Critic Reviews

65

Metascore

Based on 37 critic reviews provided by Metacritic.com
80
Washington Post
You don't really watch the film; you survive it.
80
Gibson may get top billing, but it's Sam Elliott who steals all the scenes. As Sgt. Maj. Basil Plumley, a man who fires with his own .45 revolver rather than the standard M-16 rifles, he's full of hilariously colorful comments.
70
Newsweek
A powerful and moving experience -- once it overcomes its clunky, badly written and clichéd first act.
70
Manages to evoke a complex series of reactions. It both frustrates with its unrelenting sentimentality and impresses with the overwhelming physicality of its combat sequences. These in turn are so powerful they take on a life of their own, sending a message that is probably quite opposite to the one the filmmakers intended.
70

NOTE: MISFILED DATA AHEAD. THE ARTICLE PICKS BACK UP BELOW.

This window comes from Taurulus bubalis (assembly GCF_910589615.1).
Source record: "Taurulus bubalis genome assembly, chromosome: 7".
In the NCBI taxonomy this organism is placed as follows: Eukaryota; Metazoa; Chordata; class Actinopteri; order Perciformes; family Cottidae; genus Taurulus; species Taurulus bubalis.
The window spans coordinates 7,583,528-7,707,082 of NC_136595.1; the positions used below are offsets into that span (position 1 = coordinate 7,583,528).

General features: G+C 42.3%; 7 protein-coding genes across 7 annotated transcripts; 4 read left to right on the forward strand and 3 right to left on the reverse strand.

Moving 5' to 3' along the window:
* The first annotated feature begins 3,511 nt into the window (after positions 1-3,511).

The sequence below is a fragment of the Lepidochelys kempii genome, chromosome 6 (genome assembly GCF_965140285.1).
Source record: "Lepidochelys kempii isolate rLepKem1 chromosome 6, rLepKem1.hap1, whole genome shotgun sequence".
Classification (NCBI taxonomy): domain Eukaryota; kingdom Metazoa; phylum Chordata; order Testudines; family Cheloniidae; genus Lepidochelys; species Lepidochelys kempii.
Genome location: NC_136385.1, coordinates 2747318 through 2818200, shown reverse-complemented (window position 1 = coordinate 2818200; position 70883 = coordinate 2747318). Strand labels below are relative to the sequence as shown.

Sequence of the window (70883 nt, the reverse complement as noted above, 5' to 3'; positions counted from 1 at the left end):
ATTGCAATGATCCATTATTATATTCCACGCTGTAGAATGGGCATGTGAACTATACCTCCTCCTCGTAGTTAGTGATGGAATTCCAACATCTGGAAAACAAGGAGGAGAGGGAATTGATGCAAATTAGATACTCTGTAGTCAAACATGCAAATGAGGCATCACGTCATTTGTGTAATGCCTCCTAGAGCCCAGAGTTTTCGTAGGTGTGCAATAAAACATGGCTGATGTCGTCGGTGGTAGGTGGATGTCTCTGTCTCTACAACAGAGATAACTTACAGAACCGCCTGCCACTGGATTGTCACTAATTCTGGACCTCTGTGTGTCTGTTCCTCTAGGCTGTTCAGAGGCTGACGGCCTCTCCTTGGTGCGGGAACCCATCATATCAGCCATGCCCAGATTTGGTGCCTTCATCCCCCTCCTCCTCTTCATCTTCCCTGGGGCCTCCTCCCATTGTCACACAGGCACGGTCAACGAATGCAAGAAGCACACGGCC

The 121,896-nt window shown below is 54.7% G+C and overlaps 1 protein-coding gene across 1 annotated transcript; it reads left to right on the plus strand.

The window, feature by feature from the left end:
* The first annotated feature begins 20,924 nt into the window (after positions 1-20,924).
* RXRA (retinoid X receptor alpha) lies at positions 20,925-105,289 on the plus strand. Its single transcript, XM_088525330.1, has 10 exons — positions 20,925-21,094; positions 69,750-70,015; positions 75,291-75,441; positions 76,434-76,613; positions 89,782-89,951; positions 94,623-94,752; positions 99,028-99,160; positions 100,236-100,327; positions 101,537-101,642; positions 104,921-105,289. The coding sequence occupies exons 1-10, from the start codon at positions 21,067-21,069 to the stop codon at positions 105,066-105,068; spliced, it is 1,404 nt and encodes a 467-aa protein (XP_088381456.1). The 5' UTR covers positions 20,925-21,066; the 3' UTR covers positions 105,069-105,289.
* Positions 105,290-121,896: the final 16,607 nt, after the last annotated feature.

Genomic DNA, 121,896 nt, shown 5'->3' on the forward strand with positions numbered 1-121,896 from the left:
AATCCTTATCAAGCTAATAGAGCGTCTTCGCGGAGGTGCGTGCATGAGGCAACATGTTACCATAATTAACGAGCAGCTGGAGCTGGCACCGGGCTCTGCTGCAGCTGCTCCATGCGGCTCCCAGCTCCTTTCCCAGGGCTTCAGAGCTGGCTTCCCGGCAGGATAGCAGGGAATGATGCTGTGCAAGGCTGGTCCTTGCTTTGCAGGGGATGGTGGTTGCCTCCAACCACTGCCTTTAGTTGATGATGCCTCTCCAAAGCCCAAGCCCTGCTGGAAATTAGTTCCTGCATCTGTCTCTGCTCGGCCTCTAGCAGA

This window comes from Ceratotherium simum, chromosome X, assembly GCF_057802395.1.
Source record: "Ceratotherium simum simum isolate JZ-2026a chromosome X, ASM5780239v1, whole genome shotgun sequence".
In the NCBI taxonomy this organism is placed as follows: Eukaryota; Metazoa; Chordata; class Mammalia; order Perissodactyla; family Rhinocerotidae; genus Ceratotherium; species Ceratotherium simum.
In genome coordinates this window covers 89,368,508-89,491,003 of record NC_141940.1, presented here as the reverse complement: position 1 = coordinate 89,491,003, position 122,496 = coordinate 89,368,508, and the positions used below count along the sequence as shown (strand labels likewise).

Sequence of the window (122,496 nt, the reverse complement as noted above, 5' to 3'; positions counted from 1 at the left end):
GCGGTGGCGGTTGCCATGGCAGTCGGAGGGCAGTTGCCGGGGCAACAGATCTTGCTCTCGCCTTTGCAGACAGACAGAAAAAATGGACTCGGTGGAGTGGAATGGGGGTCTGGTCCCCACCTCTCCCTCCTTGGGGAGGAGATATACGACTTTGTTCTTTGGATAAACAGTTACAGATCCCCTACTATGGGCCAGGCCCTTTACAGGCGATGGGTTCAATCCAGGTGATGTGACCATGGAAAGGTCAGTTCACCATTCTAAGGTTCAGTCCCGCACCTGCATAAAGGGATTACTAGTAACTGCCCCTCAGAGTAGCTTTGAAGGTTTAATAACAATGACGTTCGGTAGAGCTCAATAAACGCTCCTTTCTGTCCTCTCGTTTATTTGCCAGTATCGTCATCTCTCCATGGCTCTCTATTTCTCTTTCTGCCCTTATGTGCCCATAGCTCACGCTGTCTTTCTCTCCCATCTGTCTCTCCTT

Salon.com
Isn't a great movie; I'd say it's barely a good one. But it's a war movie that at least acknowledges the distinction between macho and masculinity, always putting the dignity of the latter over the bluster of the former.
63
The Globe and Mail (Toronto)
If the action is graphic and immediate, other aspects of the movie are inexcusably bad.
50
The New Yorker
Yet as art this revisionist movie, grimly effective as some of it is, doesn't hold a candle to the remarkable cycle of pictures in the late seventies and the eighties which captured the discordant character of a tragic war. [11 Mar 2002, p. 92]
50
Chicago Reader
Though the questionable motives and bad planning of offscreen characters who far outrank Gibson make it difficult to take at face value one soldier's last words -- "I'm glad I could die for my country" -- some viewers will, which may be as the filmmakers intended.
38
New York Post
It's a shame that the book "We Were Soldiers Once . . . And Young" fell into the hands of writer-director Randall Wallace ("Braveheart"), a filmmaker who wouldn't recognize subtlety and understatement if they were to attack him in the street.
25
Rarely have Gibson's tears seemed more fictional than in this supposedly authentic account of a historical event that's far too tragic to merit such superficial treatment.

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